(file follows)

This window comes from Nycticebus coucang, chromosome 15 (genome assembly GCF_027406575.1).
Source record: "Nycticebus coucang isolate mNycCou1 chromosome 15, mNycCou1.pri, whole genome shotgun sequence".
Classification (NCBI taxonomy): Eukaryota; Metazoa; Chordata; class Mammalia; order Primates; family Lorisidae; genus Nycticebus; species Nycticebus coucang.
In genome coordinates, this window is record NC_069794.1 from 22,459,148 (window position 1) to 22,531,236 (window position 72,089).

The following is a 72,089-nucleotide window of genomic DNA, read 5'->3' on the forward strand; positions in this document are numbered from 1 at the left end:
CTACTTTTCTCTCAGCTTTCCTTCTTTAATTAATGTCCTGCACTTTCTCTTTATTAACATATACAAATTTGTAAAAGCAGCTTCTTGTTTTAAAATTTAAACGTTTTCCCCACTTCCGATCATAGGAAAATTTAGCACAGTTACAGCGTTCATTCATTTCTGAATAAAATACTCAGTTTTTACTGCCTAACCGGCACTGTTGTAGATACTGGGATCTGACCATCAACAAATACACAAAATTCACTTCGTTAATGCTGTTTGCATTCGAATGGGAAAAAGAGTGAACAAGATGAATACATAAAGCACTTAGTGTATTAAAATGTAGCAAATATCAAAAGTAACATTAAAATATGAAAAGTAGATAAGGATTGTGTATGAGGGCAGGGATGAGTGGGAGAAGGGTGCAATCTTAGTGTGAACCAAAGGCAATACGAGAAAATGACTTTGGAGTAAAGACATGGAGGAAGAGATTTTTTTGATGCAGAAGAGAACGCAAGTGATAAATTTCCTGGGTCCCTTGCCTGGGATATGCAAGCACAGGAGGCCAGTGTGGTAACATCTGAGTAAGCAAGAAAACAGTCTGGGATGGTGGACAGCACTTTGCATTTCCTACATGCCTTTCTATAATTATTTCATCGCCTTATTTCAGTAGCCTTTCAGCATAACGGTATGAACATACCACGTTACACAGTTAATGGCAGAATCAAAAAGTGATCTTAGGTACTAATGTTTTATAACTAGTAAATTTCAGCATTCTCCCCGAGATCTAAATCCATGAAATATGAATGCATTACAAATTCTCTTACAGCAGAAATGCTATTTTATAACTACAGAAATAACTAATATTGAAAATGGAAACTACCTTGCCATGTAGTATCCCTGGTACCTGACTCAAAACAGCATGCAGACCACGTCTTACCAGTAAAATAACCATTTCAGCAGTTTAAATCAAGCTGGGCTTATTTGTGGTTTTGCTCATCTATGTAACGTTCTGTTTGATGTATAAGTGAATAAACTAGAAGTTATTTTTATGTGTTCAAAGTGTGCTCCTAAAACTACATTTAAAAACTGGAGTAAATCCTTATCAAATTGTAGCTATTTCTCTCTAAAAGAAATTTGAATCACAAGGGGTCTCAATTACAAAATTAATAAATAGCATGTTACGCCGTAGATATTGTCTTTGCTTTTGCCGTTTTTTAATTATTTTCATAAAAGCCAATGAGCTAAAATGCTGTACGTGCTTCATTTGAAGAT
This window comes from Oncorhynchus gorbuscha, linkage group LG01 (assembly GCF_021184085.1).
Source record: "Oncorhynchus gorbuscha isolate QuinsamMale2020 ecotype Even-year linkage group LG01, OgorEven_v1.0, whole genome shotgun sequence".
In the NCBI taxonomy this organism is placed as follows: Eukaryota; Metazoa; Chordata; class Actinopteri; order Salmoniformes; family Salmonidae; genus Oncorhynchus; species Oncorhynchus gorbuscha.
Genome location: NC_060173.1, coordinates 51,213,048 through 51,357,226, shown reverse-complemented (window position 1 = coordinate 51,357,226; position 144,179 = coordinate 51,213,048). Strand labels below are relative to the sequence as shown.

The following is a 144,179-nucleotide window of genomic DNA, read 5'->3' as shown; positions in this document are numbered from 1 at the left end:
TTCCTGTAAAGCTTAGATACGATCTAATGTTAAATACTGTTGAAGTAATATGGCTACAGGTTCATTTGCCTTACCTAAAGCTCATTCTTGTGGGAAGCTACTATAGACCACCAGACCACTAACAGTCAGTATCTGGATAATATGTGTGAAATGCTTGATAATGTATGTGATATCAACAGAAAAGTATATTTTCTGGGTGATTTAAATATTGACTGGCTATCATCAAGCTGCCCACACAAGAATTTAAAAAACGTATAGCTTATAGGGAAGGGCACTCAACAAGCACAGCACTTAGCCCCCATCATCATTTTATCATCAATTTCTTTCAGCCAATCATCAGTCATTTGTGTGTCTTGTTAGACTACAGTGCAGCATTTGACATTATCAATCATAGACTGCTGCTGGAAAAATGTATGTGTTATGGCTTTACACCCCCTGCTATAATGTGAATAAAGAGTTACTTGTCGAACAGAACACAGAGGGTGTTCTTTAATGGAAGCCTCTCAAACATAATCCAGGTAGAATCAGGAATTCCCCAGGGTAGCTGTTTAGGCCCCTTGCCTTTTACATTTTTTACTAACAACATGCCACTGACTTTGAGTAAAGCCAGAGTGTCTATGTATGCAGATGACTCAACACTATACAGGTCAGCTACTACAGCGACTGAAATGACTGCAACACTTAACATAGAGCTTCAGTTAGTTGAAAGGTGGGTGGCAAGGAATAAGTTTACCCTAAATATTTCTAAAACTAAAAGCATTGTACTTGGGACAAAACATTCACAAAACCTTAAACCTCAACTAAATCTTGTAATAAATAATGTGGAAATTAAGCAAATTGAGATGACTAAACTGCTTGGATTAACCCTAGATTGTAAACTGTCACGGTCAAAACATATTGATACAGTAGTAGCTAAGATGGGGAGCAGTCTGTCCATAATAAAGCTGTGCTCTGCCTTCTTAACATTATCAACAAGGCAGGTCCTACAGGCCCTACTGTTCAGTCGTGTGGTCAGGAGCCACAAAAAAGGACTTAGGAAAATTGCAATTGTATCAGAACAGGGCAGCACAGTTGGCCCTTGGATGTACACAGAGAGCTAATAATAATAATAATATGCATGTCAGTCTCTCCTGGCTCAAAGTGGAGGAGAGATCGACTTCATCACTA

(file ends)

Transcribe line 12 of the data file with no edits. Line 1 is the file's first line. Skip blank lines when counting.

TTCCTGTAAAGCTTAGATACGATCTAATGTTAAATACTGTTGAAGTAATATGGCTACAGGTTCATTTGCCTTACCTAAAGCTCATTCTTGTGGGAAGCTACTATAGACCACCAGACCACTAACAGTCAGTATCTGGATAATATGTGTGAAATGCTTGATAATGTATGTGATATCAACAGAAAAGTATATTTTCTGGGTGATTTAAATATTGACTGGCTATCATCAAGCTGCCCACACAAGAATTTAAAAAACGTATAGCTTATAGGGAAGGGCACTCAACAAGCACAGCACTTAGCCCCCATCATCATTTTATCATCAATTTCTTTCAGCCAATCATCAGTCATTTGTGTGTCTTGTTAGACTACAGTGCAGCATTTGACATTATCAATCATAGACTGCTGCTGGAAAAATGTATGTGTTATGGCTTTACACCCCCTGCTATAATGTGAATAAAGAGTTACTTGTCGAACAGAACACAGAGGGTGTTCTTTAATGGAAGCCTCTCAAACATAATCCAGGTAGAATCAGGAATTCCCCAGGGTAGCTGTTTAGGCCCCTTGCCTTTTACATTTTTTACTAACAACATGCCACTGACTTTGAGTAAAGCCAGAGTGTCTATGTATGCAGATGACTCAACACTATACAGGTCAGCTACTACAGCGACTGAAATGACTGCAACACTTAACATAGAGCTTCAGTTAGTTGAAAGGTGGGTGGCAAGGAATAAGTTTACCCTAAATATTTCTAAAACTAAAAGCATTGTACTTGGGACAAAACATTCACAAAACCTTAAACCTCAACTAAATCTTGTAATAAATAATGTGGAAATTAAGCAAATTGAGATGACTAAACTGCTTGGATTAACCCTAGATTGTAAACTGTCACGGTCAAAACATATTGATACAGTAGTAGCTAAGATGGGGAGCAGTCTGTCCATAATAAAGCTGTGCTCTGCCTTCTTAACATTATCAACAAGGCAGGTCCTACAGGCCCTACTGTTCAGTCGTGTGGTCAGGAGCCACAAAAAAGGACTTAGGAAAATTGCAATTGTATCAGAACAGGGCAGCACAGTTGGCCCTTGGATGTACACAGAGAGCTAATAATAATAATAATATGCATGTCAGTCTCTCCTGGCTCAAAGTGGAGGAGAGATCGACTTCATCACTA